What are Stop Loss (S/L) and Take Profit (T/P)?
Your trading will be subject to lower risks if you use special stop orders. These types of orders assist you in your trading and allow you to make more successful trades. Every trader should know how to use them. In this article, we will learn what Stop Loss (S/L) and Take Profit (T/P) are and how they are used.
Stop Loss (S/L) and Take Profit (T/P) are commands for automatic closing of trades by the terminal when the price reaches a specified level. Please note that these orders can be linked to both market and pending orders.
You can place these orders in the relevant fields when opening a position. The Stop Loss order allows you to limit the level of acceptable losses, and with Take Profit you can specify a certain profit level.
Stop Loss is a stop order that traders use to minimize losses when the price moves against the preferred direction. When it reaches the specified S/L level, the position gets closed automatically. Keep in mind that S/L for long positions should always be lower than the Bid price, and for short positions it should be higher than the Ask price at the moment. The terminal verifies compliance with the order conditions.
Take Profit is a stop order that traders use in order to get a guaranteed profit from a trade when the price moves in the preferred direction. As with S/L, when the price reaches a specific level, the position is closed by the terminal if the order conditions are met. T/P should be set higher than the Bid price when opening a long position and lower than the Ask price when opening a short position.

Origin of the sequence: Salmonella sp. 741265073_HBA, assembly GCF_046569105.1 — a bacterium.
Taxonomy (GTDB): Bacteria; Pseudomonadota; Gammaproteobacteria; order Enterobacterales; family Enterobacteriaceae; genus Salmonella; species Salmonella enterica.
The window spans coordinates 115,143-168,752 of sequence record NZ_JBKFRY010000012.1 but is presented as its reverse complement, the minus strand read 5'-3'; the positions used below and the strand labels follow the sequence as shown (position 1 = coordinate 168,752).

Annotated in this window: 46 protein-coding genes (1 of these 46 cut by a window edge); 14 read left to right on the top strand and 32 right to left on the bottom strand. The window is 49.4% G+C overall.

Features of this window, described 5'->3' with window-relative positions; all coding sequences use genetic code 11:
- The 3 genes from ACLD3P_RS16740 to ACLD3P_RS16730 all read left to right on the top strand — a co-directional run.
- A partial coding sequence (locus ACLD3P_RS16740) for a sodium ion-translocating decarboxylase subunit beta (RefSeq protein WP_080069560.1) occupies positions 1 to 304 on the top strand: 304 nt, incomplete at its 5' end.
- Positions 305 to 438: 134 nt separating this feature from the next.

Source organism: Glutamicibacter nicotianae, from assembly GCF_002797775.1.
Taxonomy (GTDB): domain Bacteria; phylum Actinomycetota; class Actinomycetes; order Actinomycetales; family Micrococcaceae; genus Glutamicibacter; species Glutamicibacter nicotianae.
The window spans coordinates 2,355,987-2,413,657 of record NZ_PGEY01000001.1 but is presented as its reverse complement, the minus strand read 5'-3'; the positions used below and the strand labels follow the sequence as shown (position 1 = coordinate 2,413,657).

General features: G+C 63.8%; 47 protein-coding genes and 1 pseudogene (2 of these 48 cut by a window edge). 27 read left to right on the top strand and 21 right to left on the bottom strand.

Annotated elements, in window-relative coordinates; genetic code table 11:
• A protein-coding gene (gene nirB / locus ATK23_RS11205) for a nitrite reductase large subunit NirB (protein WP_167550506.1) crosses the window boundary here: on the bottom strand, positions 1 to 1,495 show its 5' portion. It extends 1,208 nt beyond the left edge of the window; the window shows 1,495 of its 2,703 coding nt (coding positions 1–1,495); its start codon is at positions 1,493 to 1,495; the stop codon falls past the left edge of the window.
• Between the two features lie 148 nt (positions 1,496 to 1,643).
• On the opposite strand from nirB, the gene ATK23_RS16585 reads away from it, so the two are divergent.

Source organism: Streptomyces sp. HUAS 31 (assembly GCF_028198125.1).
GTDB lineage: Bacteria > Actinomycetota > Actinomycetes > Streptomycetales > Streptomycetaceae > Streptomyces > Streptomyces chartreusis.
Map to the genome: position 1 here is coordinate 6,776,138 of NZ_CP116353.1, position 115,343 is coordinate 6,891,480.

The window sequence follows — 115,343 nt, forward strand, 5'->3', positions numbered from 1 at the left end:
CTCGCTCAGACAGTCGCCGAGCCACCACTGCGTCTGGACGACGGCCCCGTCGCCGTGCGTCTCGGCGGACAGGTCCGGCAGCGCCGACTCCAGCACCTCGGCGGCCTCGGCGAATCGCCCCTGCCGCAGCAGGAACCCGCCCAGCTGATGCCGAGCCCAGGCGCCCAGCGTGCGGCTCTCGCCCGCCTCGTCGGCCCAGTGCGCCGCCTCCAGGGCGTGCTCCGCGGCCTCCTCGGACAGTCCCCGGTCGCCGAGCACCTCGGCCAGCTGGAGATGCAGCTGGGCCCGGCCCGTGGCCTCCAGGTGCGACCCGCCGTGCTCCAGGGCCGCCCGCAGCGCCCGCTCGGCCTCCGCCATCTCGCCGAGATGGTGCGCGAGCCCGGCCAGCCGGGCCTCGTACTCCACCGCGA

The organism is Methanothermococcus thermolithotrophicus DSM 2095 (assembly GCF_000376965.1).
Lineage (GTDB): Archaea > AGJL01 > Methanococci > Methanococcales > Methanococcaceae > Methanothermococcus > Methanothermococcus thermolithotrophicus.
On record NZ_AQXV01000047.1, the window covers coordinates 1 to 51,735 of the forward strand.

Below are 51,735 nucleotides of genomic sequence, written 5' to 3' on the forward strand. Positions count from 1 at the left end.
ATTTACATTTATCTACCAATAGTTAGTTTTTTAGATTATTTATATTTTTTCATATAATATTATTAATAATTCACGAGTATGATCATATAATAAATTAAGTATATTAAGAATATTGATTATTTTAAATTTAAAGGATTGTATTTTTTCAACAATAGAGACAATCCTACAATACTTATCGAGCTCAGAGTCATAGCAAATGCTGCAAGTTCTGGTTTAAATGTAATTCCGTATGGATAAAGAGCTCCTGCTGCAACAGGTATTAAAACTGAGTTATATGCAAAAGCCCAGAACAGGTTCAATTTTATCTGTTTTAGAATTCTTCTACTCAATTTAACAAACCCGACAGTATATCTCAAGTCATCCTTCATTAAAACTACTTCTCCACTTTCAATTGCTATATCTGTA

Read more about long and short positions in the article "What are Long and Short Positions?"
Let's look at an example. We open a long position in the NZD/USD currency pair. Set the lot size at 0.01. The price is at 0.71755. Under these conditions T/P can be higher than the current price by 0.71774, and S/L - lower by 0.71721. The orders will be triggered when the Bid price reaches the levels we have set.
If we open a short position in the NZD/USD currency pair under the same conditions (lot size and current price), T/P should be set below the current price by 0.71562, and S/L - above it by 0.71595. As in the previous example, orders will be triggered when the Bid price reaches the levels we have set.
Do I need to set up Stop Loss and Take Profit?
Every trader should be aware that trading on the foreign exchange market always involves a high risk of losing the deposit. To minimize potential risks, an unofficial set of rules has been developed. It is usually referred to as money management and all profitable traders follow it.
One of the basic rules says that a trader must set up Stop Loss for every open trade. This is especially relevant for inexperienced traders who have not yet developed their own trading strategy and count more on luck than on calculation. To avoid losing your entire deposit in one unsuccessful trade, the Stop Loss order must always be used.